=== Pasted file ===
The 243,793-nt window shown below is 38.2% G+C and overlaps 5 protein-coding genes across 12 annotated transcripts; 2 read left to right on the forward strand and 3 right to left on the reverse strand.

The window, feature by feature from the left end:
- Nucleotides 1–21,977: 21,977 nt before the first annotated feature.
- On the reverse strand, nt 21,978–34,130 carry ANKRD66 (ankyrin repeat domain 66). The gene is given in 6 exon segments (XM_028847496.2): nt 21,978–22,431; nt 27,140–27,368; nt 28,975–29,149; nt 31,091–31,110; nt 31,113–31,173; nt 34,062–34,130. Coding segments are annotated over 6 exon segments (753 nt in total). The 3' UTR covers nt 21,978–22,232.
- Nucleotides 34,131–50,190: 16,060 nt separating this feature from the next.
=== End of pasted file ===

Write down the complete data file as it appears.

The 243,793-nt window shown below is 38.2% G+C and overlaps 5 protein-coding genes across 12 annotated transcripts; 2 read left to right on the forward strand and 3 right to left on the reverse strand.

The window, feature by feature from the left end:
- Nucleotides 1–21,977: 21,977 nt before the first annotated feature.
- On the reverse strand, nt 21,978–34,130 carry ANKRD66 (ankyrin repeat domain 66). The gene is given in 6 exon segments (XM_028847496.2): nt 21,978–22,431; nt 27,140–27,368; nt 28,975–29,149; nt 31,091–31,110; nt 31,113–31,173; nt 34,062–34,130. Coding segments are annotated over 6 exon segments (753 nt in total). The 3' UTR covers nt 21,978–22,232.
- Nucleotides 34,131–50,190: 16,060 nt separating this feature from the next.